Slingbox owners know what a great device it is. If you don't know what a Slingbox is, it's a device that hooks up to your team and streams your TV stations so you can watch TV from a computer or PDA from anywhere in the world.
To compliment the Slingbox, SlingMedia has introduced Sling.com, a website that offers video from other content providers. The best part of the website is you can also view your streaming TV from Sling.com, which eliminates having to install software to view your show. Xchange.com gives a little more detail about Sling.com:
The site enters a crowded field of Web video viewing sites, some from which it features movie and sports content. A deal with Hulu.com gives the site access to a lot of mainstream broadcast network programming.
The site's features include blogs, playlists and clip collections. It also has socialization features that let you subscribe to any channel, show or user to create a feed of programming and activity that reflects your personal tastes and those of your social network.
Also, Slingbox owners can now access and view their home television (cable, satellite receiver) and DVR via the Sling.com Web site, making their Slingboxes available without a software client download.
Now you can watch Slingbox on those pesty work computers that won't let you install software. Just don't get caught!
Remember a few weeks ago when we told you Blockbuster was going to offer a device to download content to your TV? Well it's a now a reality. According to Blockbuster, when you order 25 movie or TV episode rentals you'll receive a free MediaPoint Digital Media Player by 2Wire. Some of the MediaPoint Player features are:
Browse and watch movies directly on your TV
Rentals start at just $1.99
DVD-quality looks great, even on HDTVs
Uses progressive playback, not streaming, so video quality is consistent no matter the speed of your internet connection
Has a wide range of outputs including HDMI and component
New movies are available within 30 days of video release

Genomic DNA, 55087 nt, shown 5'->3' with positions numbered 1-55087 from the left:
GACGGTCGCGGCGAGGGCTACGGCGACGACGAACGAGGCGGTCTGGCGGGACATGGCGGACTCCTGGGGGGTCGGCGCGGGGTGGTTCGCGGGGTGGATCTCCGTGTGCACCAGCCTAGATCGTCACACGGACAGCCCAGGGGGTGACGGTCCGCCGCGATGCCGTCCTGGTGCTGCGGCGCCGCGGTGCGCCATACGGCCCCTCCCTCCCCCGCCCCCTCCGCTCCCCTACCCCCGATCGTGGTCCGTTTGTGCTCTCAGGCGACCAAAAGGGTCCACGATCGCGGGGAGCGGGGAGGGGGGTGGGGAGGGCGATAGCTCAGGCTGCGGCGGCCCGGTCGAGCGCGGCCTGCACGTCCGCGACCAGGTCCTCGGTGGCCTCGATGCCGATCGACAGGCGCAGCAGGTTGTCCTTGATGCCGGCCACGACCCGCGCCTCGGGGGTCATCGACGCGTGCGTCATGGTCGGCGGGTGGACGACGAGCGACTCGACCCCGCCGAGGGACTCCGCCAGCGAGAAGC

While it would be nice to see more devices that focus on free content or even a subscription model like Netflix, it is nice to see another big player like Blockbuster enter the market.
If you're using the MediaPoint service from Blockbuster, drop us a comment and let us know what you think.
Lately we've been giving our readers quite a bit of news about Boxee, the software that allows you to watch Hulu content on your Apple TV. Now it looks like Boxee has obtained the funding to become a true powerhouse in media streaming. According to LaLaNews:
And now they've got the funding to continue on that track, thanks to a $4 million first round from Spark Capital and Union Square Ventures. This money will be used not only to entice current and future content providers such as Hulu, CBS, Netflix and BBC to put their goods on the service, it'll also provide the means to persuade the increasingly important set-top box manufacturers to include the Boxee software.
One could easily imagine Boxee running on something like the Roku box (which is currently looking for partners beyond Netflix) or maybe even something like the Vudu box. Of course, if Boxee could convince cable box manufacturers and cable companies to use the software, that would be a win for everyone.
We don't know if it will be because of Boxee or another company but we're just dying to get Hulu on our Netflix Player. Maybe soon, huh?
If you've got an Apple TV, there's no reason not to have Boxee since it really opens up the availbility for lots of free streaming content. If you're ready to install Boxee, we found a great tutorial to help you get the most out of the software over at Gizmodo. The tutorial starts out:
What You'll Need:
• Apple TV with software version 2.0 or higher
• A USB flash drive 512MB or larger
• ATV USB Creator [download: 1.0.b7 version - Mac only, for now]
• An invite into Boxee's semi-public alpha (use this link especially for Giz readers to jump the line a bit)
Prepare Your USB Drive
Just like the iPhone, the Apple TV is basically an OS X computer (running a 1GHz Intel processor), so Boxee installs just like a regular desktop app in the Applications folder, which is hidden normally. Why Apple hasn't opened up the Apple TV to third party developers is anyone's guess, but thankfully, with a prepared USB stick it's all pretty painless.
So what's the future of Boxee? According to the tutorial:
Eventually, Boxee wants to be in set top boxes and on every platform (Windows is coming before the end of the year)--since it supports practically every audio and video codec known, it's aiming to be the Firefox of multi-platform connected AV setups, featuring plug-ins and add-ons of its own. It doesn't support DRM of any kind, so don't hold your breath for Boxee to be picked up by any of the majors. Fine with me.